The mood seemed exuberant last week on the New York Stock Exchange. Either way, Deutsche Bank boss Christian Sewing apparently gave the bell, which traditionally ends on the New York Stock Exchange (NYSE), a hit so hard that it made his people happy. fellow board members. Supervisory board chairman Paul Achleitner, who also traveled to mark the bank’s 20th anniversary at the NYSE, posted the photo to the LinkedIn career network, where he recently shared his perspective, as d other big names in the German economy. “A highlight” was the performance, wrote Achleitner, who will step down next May after ten years, and a strong symbol of Deutsche Bank’s anchoring in the US economy.
His announcement earned him the applause of his colleagues who hailed the “milestone” in the history of Deutsche Bank. Achleitner did not mention that the Money House Wall Street excursion, which began in 1999 with the takeover of US investment bank Bankers Trust, ultimately burned billions of shareholders’ money, that is, Summa Summarum was anything but powerful. For inside investment bankers, who usually received bonuses even when business wasn’t doing so well, it was still worth it after all.
Things didn’t go so well on Wednesday either, at least on the stock market after Deutsche Bank released its quarterly figures. In the past three months, the bank has earned nearly 200 million euros, about seven percent more than in the same quarter a year earlier. It was therefore the fifth consecutive quarter with a profit. The bottom line, however, was that this only corresponded to a 1.5% return on equity, which is a far cry from the 8% CEO Christian Sewing is aiming for in 2022. At the same time, the banker appears to be a little more lax with costs.
Stable numbers, low shares
In any case, the bank’s share fell by more than six percent to around 11.10 euros. Stocks had risen in recent months, but not as strongly as stocks of other major banks. In particular, large investment houses such as Goldman Sachs or JP Morgan are currently benefiting massively from the post-corona economic recovery, cheap central bank money and government aid worth billions. for the real economy.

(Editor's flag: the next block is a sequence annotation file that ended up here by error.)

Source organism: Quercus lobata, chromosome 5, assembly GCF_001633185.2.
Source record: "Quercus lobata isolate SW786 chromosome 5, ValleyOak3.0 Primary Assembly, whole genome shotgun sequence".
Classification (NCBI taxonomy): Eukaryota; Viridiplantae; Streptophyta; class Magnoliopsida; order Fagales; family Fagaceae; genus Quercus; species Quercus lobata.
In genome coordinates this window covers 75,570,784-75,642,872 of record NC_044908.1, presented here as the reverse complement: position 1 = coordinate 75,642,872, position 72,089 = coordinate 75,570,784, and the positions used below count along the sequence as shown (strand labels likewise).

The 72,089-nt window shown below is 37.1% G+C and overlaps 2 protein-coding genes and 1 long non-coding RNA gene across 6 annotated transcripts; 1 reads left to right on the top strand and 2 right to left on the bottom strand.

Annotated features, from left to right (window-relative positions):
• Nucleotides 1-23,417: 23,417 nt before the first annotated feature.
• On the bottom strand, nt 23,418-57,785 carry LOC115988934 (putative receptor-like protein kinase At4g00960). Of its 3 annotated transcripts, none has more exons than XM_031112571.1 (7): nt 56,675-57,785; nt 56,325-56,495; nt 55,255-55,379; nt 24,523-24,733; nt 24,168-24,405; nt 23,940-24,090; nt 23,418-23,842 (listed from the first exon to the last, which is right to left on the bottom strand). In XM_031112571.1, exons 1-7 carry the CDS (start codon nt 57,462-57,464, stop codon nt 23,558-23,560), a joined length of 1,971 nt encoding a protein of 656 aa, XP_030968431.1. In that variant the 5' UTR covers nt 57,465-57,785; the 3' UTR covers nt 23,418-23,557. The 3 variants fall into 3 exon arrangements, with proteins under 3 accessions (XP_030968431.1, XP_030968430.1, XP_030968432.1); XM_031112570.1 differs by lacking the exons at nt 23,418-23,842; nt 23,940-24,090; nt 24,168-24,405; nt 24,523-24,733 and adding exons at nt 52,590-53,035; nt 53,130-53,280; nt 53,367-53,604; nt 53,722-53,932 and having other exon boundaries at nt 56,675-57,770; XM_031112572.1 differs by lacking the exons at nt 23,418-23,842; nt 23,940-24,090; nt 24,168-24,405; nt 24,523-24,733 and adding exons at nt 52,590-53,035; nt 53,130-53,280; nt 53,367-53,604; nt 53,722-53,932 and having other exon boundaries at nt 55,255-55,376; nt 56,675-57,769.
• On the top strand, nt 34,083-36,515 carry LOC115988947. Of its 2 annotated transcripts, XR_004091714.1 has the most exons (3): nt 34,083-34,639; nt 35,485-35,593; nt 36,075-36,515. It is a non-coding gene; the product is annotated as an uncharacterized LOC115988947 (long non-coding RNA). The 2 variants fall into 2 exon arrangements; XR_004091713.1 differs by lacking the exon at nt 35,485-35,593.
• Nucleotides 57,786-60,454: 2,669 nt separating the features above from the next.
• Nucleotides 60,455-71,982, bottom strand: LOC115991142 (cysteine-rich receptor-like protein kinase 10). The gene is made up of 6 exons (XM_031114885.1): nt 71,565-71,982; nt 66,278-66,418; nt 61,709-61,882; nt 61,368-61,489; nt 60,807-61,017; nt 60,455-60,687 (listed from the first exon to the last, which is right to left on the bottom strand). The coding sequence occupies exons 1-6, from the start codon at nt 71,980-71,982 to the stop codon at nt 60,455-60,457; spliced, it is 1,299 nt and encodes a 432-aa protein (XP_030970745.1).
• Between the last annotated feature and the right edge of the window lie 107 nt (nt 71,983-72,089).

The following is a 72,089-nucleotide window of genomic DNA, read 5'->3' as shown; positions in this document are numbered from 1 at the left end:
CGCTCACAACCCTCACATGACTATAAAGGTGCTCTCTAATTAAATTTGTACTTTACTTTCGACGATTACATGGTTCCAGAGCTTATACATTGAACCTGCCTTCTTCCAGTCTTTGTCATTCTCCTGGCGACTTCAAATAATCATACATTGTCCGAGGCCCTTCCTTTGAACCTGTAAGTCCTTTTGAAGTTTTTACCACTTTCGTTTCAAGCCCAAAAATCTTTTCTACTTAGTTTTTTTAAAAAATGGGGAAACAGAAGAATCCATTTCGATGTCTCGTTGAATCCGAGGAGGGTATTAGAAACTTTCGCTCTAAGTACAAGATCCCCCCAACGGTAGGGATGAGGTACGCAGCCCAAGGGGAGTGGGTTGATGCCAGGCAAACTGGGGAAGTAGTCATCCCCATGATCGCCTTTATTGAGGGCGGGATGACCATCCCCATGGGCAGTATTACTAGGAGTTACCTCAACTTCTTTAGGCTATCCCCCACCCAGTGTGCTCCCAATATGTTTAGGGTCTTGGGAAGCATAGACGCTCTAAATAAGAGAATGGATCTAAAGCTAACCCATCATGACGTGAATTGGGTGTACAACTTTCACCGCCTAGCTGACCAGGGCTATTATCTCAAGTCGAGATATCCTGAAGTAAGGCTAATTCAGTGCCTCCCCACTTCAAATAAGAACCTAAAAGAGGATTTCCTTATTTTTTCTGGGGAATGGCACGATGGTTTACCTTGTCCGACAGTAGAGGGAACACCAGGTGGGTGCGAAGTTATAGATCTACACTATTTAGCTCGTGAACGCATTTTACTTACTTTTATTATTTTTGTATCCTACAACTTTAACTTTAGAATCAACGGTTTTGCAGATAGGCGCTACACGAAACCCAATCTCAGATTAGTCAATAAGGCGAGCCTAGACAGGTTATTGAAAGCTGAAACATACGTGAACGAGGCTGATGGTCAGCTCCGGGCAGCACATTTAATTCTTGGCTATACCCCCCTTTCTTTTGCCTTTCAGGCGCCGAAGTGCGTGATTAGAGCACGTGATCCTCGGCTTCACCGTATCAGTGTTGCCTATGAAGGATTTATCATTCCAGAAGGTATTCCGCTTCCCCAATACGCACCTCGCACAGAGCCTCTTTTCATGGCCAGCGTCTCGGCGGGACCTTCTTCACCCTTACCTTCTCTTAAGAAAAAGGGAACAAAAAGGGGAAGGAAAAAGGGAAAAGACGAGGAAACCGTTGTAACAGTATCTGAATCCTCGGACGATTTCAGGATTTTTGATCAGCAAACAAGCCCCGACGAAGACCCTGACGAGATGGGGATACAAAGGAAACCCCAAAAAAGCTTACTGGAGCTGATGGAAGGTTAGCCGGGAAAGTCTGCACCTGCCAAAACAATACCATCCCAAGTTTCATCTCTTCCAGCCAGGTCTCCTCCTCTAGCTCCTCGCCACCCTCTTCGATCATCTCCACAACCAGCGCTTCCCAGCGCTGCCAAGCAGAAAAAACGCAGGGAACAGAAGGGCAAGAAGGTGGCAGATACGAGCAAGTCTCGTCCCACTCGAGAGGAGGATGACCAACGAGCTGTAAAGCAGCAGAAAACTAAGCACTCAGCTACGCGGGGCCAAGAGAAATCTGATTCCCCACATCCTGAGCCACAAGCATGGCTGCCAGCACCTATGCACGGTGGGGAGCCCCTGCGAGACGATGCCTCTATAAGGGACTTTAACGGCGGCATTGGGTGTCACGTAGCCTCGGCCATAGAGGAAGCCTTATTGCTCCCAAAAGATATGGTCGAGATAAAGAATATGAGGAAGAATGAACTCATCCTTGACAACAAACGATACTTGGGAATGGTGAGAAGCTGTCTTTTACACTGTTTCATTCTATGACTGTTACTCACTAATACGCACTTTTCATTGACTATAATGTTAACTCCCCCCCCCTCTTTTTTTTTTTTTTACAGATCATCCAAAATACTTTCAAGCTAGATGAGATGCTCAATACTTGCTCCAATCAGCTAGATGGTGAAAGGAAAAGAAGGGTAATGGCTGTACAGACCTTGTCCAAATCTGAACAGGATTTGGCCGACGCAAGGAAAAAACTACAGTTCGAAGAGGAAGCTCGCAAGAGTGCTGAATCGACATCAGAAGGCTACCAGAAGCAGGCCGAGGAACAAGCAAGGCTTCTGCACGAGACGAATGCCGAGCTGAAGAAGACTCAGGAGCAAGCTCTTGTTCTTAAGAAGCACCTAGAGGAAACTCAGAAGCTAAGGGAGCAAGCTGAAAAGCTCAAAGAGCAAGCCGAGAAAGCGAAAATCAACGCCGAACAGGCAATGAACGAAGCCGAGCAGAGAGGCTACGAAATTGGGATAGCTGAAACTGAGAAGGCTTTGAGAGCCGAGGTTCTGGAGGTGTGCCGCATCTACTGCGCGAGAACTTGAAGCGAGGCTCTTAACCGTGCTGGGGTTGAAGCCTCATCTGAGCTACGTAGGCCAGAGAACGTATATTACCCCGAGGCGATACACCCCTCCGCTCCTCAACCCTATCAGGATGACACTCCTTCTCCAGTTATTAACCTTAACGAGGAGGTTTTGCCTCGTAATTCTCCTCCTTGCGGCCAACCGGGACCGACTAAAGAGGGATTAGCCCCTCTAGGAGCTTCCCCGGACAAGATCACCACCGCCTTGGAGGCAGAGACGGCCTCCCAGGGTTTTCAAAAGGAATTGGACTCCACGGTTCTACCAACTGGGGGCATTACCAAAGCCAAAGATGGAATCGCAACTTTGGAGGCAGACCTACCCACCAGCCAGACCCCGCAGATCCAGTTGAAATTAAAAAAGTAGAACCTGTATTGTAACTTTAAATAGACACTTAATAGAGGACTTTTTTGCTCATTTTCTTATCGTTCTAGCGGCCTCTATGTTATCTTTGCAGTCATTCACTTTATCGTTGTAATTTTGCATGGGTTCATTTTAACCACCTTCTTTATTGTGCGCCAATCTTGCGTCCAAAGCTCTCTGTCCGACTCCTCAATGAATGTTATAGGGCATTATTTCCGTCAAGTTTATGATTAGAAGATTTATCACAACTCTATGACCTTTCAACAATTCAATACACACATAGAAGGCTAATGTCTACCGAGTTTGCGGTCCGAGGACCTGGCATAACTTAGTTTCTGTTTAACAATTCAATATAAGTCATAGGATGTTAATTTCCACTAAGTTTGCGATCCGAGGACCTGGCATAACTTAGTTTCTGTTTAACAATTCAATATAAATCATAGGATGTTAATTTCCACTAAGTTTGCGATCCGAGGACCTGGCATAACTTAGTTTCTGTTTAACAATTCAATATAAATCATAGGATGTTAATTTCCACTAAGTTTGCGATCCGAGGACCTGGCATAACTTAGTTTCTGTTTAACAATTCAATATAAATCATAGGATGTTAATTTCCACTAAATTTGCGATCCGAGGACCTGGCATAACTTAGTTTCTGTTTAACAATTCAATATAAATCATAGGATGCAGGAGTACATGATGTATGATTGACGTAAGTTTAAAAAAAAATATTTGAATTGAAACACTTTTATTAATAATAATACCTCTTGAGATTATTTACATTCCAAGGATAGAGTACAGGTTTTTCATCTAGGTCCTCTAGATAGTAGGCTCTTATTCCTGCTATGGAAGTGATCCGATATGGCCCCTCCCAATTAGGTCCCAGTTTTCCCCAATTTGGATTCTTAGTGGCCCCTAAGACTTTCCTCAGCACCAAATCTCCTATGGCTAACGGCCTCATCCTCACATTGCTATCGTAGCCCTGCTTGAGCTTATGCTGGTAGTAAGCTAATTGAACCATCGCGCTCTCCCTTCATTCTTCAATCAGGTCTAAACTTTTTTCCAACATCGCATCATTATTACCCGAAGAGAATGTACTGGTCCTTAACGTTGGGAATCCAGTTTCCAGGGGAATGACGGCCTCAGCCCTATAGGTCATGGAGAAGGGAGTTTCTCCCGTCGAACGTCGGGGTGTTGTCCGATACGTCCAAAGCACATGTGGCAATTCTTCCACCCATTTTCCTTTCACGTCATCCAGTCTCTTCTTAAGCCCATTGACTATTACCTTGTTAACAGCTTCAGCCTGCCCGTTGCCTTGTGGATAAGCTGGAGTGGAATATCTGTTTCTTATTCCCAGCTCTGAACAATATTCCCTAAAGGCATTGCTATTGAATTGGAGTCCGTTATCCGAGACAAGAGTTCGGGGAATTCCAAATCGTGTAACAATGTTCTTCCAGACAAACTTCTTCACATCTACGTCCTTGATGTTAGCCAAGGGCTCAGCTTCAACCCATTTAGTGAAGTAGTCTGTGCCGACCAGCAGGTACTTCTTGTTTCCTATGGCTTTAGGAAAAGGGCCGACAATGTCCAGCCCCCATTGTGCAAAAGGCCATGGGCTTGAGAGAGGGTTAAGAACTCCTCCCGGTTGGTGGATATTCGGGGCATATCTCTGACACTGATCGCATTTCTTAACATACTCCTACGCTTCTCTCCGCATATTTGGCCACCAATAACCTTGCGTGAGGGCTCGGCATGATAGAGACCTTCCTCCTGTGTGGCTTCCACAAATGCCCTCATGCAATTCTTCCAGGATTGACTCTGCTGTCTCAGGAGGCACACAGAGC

For Deutsche Bank, however, the investment banking boom appears to be slowing, which is mainly due to the focus on fluctuating bond transactions following the exit from the equity business. “The bank has so far failed to become more independent from the volatile investment bank,” said Benjardin Gärtner, head of equities at fund firm Union Investment. This will not change in the current interest rate environment. Competitors are better diversified in terms of their earning drivers.
If you believe the management, then there is no reason to doubt that the bank will be able to complete the renovation in 2022, which was announced in July 2019. All divisions have developed as expected or better Couture says at every opportunity – which is only true when you consider the many changes to the plan. Be that as it may, Deutsche Bank is far from being a wise entrepreneurial bank well anchored in its domestic market, but remains an investment bank that generates part of its income in exotic and risky markets. And the one in which powerful bankers in New York, London or elsewhere still have their say.
In order to find the biggest source of income from home money, you have to fly thousands of miles by plane from Frankfurt to Southeast Asia, as the Bloomberg news agency researched. You will find your happiness on the 18th floor of an office tower overlooking Marina Bay in Singapore. There, Chetankumar Shah, a banker in his 50s, heads a team that deals with complex financing. The range of customers ranged from Asian tycoons to European producers of renewable energy. Papers from an Indonesian conglomerate are as much a part of the business as junk securities from an Israeli shipping company. Not many people in Frankfurt know Shah. In the bank’s accounts, yes: its global finance and credit trading group generates annual revenues estimated at three billion euros, or about a third of the investment bank. So everything is fine ? If the markets turned around, it could show what risks were lurking there, hence Bloomberg’s conclusion.